Wisconsin café, bakery, and market is working to change sourcing patterns
Simple Food Group is a cafe, bakery, and market in Lake Geneva, Wisconsin. For the last 14 years, the eatery has drawn fans from down the street as well as Chicago, Madison, and Milwaukee, the radius from which most of their ingredients also originate.
After founders Tom and Lori Hartz read Barbara Kingsolver’s book Animal, Vegetable, Miracle, they were inspired to start a local foods restaurant…despite having no restaurant experience! As a retired architect, Tom dove into renovating the long-ago coal storage facility, but halfway through the project realized he needed a manager to make the dream work. Luckily he found Young Cho, who had a hospitality consulting firm built on three decades of experience as a restaurateur and chef.
“At first, our conversations centered around trying to convince Tom that opening a restaurant was not a great idea,” Young said. The country was in the middle of the largest recession since the Great Depression, and running a restaurant is demanding work even in good economic times. In these chats, they discovered they shared similar values and eventually became partners, now describing their relationship as the best business partnership they've ever had.
The bakery portion of the business arose from the restaurant’s need for great bread, which wasn’t available nearby at the time. This quickly morphed into artisan pastries, cakes, and a host of other locally produced retail items. “I would drive 2 1/2 hours each way to pick up flour from Lonesome Stone Milling on a weekly basis, hauling around 1,000 pounds in my Prius,” Young said. Conversations with Gilbert Williams and his miller, Chris, expanded Young’s knowledge and curiosity about grains and flour, and included his first introduction to AGC.
Young’s flour-toting Prius is still running today, clocking more than 400K miles, which represents the connections Simple has forged with farmers and food producers. While many enterprises now deliver to Lake Geneva, Young and Bakery Manager Michelle Noel are stitched to their sources. The Simple team relishes being with the people who make the food they use and jump at opportunities to get their staff on farms.
“Relationships forge community, and it is because of relationships that we have an opportunity to create delicious food,” said Young, riffing further on buying ingredients as a conduit to collaborate with people who care for animals and the land, growing, raising and crafting real food in an increasingly challenging environment.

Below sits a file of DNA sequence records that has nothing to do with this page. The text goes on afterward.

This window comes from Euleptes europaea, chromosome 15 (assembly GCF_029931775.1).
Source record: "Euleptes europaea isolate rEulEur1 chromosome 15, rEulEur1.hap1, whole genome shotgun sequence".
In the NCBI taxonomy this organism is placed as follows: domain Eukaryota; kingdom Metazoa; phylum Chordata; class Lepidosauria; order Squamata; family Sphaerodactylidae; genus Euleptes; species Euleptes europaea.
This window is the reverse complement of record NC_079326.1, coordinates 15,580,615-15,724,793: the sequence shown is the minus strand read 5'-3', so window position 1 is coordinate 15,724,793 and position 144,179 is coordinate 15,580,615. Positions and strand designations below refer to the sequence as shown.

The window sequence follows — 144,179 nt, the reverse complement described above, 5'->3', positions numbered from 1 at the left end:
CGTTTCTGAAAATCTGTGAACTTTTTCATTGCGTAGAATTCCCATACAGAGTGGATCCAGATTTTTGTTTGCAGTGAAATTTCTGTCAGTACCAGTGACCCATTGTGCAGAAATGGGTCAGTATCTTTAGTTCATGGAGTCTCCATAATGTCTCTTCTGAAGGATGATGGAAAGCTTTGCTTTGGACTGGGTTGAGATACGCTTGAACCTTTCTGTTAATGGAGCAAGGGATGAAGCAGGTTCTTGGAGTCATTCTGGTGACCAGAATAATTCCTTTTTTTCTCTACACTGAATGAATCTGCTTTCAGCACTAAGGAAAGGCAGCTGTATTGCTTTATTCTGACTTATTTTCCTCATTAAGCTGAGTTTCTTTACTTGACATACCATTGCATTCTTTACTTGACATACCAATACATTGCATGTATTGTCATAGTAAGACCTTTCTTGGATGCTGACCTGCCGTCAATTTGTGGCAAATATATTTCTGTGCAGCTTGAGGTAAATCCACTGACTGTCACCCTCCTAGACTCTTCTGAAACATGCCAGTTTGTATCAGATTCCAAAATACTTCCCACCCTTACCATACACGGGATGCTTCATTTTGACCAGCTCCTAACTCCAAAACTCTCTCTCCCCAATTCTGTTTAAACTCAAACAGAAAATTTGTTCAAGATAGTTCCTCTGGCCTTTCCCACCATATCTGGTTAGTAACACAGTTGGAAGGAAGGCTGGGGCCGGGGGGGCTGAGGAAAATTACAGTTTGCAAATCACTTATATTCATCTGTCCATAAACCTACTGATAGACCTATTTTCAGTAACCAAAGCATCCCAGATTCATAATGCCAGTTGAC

Another way they care for community is by donating up to 14K pounds of baked goods annually to food banks and to their local YMCA for summer meal programs for students. Simple also feeds the region through employment. They regularly accept youth apprenticeship program participants, and interns from nearby culinary programs often transition into long-term team members. Young and Michelle reach far beyond their doors to help shape culinary education, recently working with the National Restaurant Association Education Foundation to revise and rewrite curriculum and textbooks that are used by 165,000 students in over 1,800 high schools across the country.“ We are making sure that local grainshed conversations make it into the curriculum,” said Young.
Their enthusiasm is obvious in the work Simple does with AGC. Young and Michelle are active members and regularly participate in a variety of projects and activities. They teamed up with us to host a gathering for area AGC members back in March, and also participated in our April grain trials with the University of Madison-Wisconsin. Last year at Granor Farm, they actively engaged in envisioning our Grain Chain Connections video series. And did we mention? In the height of the season the café and bakery employ over 70 staff!
If this sounds like a lot, it is. But Young is passionate and eager for their next steps—expanding the bakery and café into a much larger establishment, big enough to include teaching and demonstration facilities, meeting spaces, and a media production center to tell stories in mediums from podcasts to film. “We plan to teach not only baking and cooking classes, but also business, management, and leadership courses,” he said. A focus of this training will be incorporating local grains into operations.
Shifts in both business and consumer behavior are required to reconnect food systems to communities and fit a changing climate. Turning education and awareness into action is key to adjusting sourcing patterns in the hospitality industry, and purchasing preferences in the public. That vision is clearly stated on staff t-shirts that read, “Changing the world one bite at a time.”
While Simple puts these ambitions into shape, you can taste what they mean at their home base in Lake Geneva or at one of the many farmers’ markets their team attends (follow them on social for details).